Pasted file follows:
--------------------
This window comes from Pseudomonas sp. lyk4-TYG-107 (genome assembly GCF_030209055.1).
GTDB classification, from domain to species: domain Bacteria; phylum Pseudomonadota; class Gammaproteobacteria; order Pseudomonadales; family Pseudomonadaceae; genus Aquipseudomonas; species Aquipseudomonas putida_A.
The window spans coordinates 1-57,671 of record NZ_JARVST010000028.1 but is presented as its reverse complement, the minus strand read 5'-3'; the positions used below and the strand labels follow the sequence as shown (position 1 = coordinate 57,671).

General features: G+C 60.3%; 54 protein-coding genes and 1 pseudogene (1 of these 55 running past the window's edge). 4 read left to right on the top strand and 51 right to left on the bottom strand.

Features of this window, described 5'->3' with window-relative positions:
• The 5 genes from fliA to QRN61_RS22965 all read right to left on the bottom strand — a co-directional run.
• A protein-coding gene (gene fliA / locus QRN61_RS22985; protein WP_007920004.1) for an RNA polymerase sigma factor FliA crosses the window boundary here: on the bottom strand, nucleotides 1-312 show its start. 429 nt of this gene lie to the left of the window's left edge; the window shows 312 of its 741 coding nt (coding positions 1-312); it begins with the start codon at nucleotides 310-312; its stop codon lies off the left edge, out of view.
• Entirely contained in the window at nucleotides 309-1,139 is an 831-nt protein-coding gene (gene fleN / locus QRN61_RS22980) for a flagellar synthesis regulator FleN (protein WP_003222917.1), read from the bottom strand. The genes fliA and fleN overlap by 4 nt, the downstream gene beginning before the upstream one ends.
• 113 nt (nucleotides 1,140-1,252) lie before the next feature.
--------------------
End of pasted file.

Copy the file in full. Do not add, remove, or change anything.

This window comes from Pseudomonas sp. lyk4-TYG-107 (genome assembly GCF_030209055.1).
GTDB classification, from domain to species: domain Bacteria; phylum Pseudomonadota; class Gammaproteobacteria; order Pseudomonadales; family Pseudomonadaceae; genus Aquipseudomonas; species Aquipseudomonas putida_A.
The window spans coordinates 1-57,671 of record NZ_JARVST010000028.1 but is presented as its reverse complement, the minus strand read 5'-3'; the positions used below and the strand labels follow the sequence as shown (position 1 = coordinate 57,671).

General features: G+C 60.3%; 54 protein-coding genes and 1 pseudogene (1 of these 55 running past the window's edge). 4 read left to right on the top strand and 51 right to left on the bottom strand.

Features of this window, described 5'->3' with window-relative positions:
• The 5 genes from fliA to QRN61_RS22965 all read right to left on the bottom strand — a co-directional run.
• A protein-coding gene (gene fliA / locus QRN61_RS22985; protein WP_007920004.1) for an RNA polymerase sigma factor FliA crosses the window boundary here: on the bottom strand, nucleotides 1-312 show its start. 429 nt of this gene lie to the left of the window's left edge; the window shows 312 of its 741 coding nt (coding positions 1-312); it begins with the start codon at nucleotides 310-312; its stop codon lies off the left edge, out of view.
• Entirely contained in the window at nucleotides 309-1,139 is an 831-nt protein-coding gene (gene fleN / locus QRN61_RS22980) for a flagellar synthesis regulator FleN (protein WP_003222917.1), read from the bottom strand. The genes fliA and fleN overlap by 4 nt, the downstream gene beginning before the upstream one ends.
• 113 nt (nucleotides 1,140-1,252) lie before the next feature.